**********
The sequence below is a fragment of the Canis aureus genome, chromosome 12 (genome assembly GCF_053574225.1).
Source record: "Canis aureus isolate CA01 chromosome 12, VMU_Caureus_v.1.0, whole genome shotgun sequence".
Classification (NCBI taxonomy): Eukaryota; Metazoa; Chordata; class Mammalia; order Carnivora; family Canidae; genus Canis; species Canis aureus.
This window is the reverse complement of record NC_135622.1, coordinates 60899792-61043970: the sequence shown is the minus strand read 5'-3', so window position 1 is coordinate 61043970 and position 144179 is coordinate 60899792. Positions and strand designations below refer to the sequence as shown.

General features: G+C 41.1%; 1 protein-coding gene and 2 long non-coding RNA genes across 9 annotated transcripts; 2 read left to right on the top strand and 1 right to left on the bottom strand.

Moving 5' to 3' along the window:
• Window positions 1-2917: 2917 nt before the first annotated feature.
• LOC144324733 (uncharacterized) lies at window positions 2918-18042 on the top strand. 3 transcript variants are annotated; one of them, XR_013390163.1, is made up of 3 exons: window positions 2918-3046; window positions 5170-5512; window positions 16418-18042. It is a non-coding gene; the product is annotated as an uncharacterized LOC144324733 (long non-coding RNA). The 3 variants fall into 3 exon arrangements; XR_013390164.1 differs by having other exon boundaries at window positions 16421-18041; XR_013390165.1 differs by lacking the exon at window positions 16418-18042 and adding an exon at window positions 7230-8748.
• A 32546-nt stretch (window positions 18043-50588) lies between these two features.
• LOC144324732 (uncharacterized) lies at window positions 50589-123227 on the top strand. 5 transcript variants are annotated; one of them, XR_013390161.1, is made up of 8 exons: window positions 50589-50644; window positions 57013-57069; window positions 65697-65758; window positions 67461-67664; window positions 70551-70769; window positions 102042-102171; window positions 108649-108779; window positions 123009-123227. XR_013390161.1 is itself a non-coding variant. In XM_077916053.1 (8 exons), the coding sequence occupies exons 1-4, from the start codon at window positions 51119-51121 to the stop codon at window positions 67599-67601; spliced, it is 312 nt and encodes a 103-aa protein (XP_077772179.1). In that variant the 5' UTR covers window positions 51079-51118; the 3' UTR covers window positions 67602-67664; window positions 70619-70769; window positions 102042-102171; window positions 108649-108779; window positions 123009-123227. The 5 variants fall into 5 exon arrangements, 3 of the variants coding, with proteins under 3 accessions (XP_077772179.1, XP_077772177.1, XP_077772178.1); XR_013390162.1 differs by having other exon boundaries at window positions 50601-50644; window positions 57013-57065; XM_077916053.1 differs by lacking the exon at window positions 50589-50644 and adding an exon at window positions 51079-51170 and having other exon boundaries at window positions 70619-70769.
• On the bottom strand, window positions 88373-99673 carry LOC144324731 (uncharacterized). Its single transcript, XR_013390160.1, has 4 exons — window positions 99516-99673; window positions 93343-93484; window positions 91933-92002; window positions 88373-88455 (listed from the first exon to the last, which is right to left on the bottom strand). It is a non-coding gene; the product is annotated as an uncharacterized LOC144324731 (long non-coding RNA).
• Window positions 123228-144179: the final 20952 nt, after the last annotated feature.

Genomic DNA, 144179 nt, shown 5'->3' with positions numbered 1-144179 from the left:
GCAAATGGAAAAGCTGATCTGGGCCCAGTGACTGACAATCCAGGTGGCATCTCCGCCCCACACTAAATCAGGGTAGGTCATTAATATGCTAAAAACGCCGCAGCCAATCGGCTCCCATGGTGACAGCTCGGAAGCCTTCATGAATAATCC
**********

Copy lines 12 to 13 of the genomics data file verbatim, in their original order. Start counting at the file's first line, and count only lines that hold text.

• Window positions 123228-144179: the final 20952 nt, after the last annotated feature.

Genomic DNA, 144179 nt, shown 5'->3' with positions numbered 1-144179 from the left: